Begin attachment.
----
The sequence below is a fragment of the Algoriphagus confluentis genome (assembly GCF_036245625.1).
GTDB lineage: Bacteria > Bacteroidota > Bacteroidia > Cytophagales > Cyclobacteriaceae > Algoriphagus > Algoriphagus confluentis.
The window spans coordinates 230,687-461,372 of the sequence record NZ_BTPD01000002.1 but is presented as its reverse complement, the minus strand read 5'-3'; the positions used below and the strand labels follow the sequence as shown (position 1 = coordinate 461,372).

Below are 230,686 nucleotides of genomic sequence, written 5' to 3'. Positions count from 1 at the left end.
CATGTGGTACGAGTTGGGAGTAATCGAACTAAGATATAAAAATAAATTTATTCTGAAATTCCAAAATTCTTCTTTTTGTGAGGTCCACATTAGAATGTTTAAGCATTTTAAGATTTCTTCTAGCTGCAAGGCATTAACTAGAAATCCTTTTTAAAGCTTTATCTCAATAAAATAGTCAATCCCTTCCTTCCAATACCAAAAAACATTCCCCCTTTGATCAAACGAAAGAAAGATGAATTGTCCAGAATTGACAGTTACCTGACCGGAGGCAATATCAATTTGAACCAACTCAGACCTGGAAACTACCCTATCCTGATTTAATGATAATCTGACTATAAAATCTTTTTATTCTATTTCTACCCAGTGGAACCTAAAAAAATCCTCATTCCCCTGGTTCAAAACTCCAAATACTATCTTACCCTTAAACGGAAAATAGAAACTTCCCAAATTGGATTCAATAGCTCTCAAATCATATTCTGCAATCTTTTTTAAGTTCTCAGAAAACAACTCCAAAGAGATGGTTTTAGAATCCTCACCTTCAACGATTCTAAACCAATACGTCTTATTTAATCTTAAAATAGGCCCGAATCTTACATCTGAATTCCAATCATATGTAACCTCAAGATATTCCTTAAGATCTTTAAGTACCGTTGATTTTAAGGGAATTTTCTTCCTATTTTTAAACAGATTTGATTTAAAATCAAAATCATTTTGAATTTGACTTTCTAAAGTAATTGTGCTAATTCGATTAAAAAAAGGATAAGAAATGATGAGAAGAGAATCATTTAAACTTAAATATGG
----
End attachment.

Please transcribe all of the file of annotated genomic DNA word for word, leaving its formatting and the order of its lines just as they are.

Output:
The sequence below is a fragment of the Algoriphagus confluentis genome (assembly GCF_036245625.1).
GTDB lineage: Bacteria > Bacteroidota > Bacteroidia > Cytophagales > Cyclobacteriaceae > Algoriphagus > Algoriphagus confluentis.
The window spans coordinates 230,687-461,372 of the sequence record NZ_BTPD01000002.1 but is presented as its reverse complement, the minus strand read 5'-3'; the positions used below and the strand labels follow the sequence as shown (position 1 = coordinate 461,372).

Below are 230,686 nucleotides of genomic sequence, written 5' to 3'. Positions count from 1 at the left end.
CATGTGGTACGAGTTGGGAGTAATCGAACTAAGATATAAAAATAAATTTATTCTGAAATTCCAAAATTCTTCTTTTTGTGAGGTCCACATTAGAATGTTTAAGCATTTTAAGATTTCTTCTAGCTGCAAGGCATTAACTAGAAATCCTTTTTAAAGCTTTATCTCAATAAAATAGTCAATCCCTTCCTTCCAATACCAAAAAACATTCCCCCTTTGATCAAACGAAAGAAAGATGAATTGTCCAGAATTGACAGTTACCTGACCGGAGGCAATATCAATTTGAACCAACTCAGACCTGGAAACTACCCTATCCTGATTTAATGATAATCTGACTATAAAATCTTTTTATTCTATTTCTACCCAGTGGAACCTAAAAAAATCCTCATTCCCCTGGTTCAAAACTCCAAATACTATCTTACCCTTAAACGGAAAATAGAAACTTCCCAAATTGGATTCAATAGCTCTCAAATCATATTCTGCAATCTTTTTTAAGTTCTCAGAAAACAACTCCAAAGAGATGGTTTTAGAATCCTCACCTTCAACGATTCTAAACCAATACGTCTTATTTAATCTTAAAATAGGCCCGAATCTTACATCTGAATTCCAATCATATGTAACCTCAAGATATTCCTTAAGATCTTTAAGTACCGTTGATTTTAAGGGAATTTTCTTCCTATTTTTAAACAGATTTGATTTAAAATCAAAATCATTTTGAATTTGACTTTCTAAAGTAATTGTGCTAATTCGATTAAAAAAAGGATAAGAAATGATGAGAAGAGAATCATTTAAACTTAAATATGG